I hate camping; I think that it is the stupidest thing ever. Why would people want to go out into the wilderness and with no bathroom, no shower, and no electricity? But despite that my Dad would insist once a year that he and I went out to this obscure little clearing in the woods which wasn't even a real campsite. We would go out pitch a tent; eat fish that he caught in the lake, and sleep on the cold hard ground.
Category: Gay Male
Peter Grandon sat moodily in his dorm room staring at his literature textbook and studying for finals. He had read the same passage four times and he still couldn't tell what the paragraph meant. His mind was elsewhere.
I always hated stereotypes. At least, that was my excuse for resenting anyone who assumed I was gay. A guy can be fabulous and into clothes and still be attracted to the opposite sex. And I have been attracted to girls as far back as I can remember--that's no bullshit. Girls love a guy they can go shopping with. "Metrosexual" was what they called me, and I was fine with that mantle. It meant they recognized my good taste, refined appearance, superior grooming, and upscale tastes. It was when people called me "gay" that I got frustrated. I'm not gay. Properly, I'm bi.
CHAPTER ONE: ORIENTATION Wesley Bower looked around the campus, more than a little nervous. He was seeing his college campus for the first time since his visit, and now he was having second thoughts. Why did I pick a school so far from everyone I've ever known? he wondered, feeling disconsolate and alone. Well, no use having second thoughts, he decided, stretching his arms, turning to survey the people around him.
This one's for my twin sister, Chelle. My muse. * From the first second I saw him I knew I wanted him. He had a phone pressed between his shoulder and his ear, eating from a bowl of cereal as he walked around the pool in his backyard. The baggie board-shorts he wore would dip a little with each step revealing the paler skin of his ass and top of his crack. I kept half an eye on him from the concealment of my sunglasses while I worked.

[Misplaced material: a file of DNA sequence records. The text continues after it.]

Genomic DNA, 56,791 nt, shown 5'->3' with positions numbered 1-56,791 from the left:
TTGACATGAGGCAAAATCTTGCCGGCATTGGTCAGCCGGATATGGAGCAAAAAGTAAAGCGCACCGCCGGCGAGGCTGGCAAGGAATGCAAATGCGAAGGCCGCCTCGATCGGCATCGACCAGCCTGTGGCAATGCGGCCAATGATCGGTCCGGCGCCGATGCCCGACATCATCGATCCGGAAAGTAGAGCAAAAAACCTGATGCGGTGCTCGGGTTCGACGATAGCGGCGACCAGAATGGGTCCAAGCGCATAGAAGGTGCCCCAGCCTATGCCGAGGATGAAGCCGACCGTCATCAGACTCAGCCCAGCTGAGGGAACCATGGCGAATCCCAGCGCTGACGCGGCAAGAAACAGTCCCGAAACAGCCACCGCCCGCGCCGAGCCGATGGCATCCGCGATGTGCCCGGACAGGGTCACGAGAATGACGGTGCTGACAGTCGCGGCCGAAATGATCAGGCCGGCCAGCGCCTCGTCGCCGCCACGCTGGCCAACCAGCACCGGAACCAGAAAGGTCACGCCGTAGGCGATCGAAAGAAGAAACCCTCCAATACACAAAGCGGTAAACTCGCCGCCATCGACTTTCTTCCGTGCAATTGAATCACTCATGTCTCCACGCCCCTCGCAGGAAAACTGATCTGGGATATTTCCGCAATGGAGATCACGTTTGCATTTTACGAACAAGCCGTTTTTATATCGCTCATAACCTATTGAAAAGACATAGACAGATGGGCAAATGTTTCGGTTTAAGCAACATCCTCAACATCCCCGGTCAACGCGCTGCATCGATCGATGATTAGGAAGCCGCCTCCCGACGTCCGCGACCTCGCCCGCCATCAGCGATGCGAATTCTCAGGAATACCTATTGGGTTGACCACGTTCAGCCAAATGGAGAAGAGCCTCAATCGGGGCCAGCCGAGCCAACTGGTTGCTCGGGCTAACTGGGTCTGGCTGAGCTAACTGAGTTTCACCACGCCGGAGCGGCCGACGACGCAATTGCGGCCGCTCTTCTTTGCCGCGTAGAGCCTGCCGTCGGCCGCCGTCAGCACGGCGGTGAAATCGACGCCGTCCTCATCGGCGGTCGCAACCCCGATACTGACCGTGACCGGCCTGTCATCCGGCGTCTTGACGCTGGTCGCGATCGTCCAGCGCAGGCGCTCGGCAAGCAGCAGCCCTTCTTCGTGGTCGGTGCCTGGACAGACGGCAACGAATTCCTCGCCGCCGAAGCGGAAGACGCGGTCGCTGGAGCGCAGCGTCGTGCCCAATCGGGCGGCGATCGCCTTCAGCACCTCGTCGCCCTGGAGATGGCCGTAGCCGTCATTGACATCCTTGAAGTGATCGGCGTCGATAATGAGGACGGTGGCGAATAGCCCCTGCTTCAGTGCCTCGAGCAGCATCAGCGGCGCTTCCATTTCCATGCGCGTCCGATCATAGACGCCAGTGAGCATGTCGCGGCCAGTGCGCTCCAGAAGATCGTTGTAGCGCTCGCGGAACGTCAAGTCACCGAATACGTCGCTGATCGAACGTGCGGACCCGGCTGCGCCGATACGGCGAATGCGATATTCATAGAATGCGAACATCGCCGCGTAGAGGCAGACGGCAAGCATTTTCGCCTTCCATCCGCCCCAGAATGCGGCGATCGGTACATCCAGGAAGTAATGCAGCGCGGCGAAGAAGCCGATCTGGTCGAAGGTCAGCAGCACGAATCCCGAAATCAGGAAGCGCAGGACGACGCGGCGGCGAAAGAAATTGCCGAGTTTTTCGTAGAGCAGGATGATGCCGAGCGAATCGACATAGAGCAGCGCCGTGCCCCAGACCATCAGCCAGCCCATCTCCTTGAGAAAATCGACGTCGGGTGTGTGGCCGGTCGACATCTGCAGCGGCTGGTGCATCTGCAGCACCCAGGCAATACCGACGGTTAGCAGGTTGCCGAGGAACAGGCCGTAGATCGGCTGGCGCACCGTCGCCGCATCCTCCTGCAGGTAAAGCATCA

From the first second I saw him I knew I wanted him. He had a phone pressed between his shoulder and his ear, eating from a bowl of cereal as he walked around the pool in his backyard. The baggie board-shorts he wore would dip a little with each step revealing the paler skin of his ass and top of his crack. I kept half an eye on him from the concealment of my sunglasses while I worked.
As a psychology major, it never ceases to surprise me how deep human loathing can go. Often times the most screwed up ones are ourselves. For every ten people that you meet, eight hate everyone, six hate themselves, but blame everyone else, three loathe themselves with depths unfathomable, and one or two out of those ten will never let you know just how disturbed they really are.
I was meeting close friends John and Ryan at the club. They were bringing Mark, a friend of John's from university who'd recently moved to the city. That might sound like they were trying to hook us up but I'd never needed their help. They knew I'd end the evening with him anyway, as long as he was reasonably good-looking. He was better, but much too controlled for my tastes. The green-hazel eyes were calm and probing, all at the same time, the mouth with its thin upper lip and full lower lip didn't get a lot of exercise as if he thought through every thing before he spoke, not a single blond strand out of place.
Francis had friends round watching the football when I got home from university. I wanted them to go away. I didn't know what Francis had told them about me and our relationship but they kept watching me, I could sense them looking at me when I wasn't paying attention to them.
It was my freshman year in college. While I had a scholarship that paid most of my school expenses, if I wanted to have a social life or even a Big Mac, I had to get a job. As in any other college town, good jobs are hard to come by, so I took what I could get. In this case, I worked with the maintenance department at the local mall.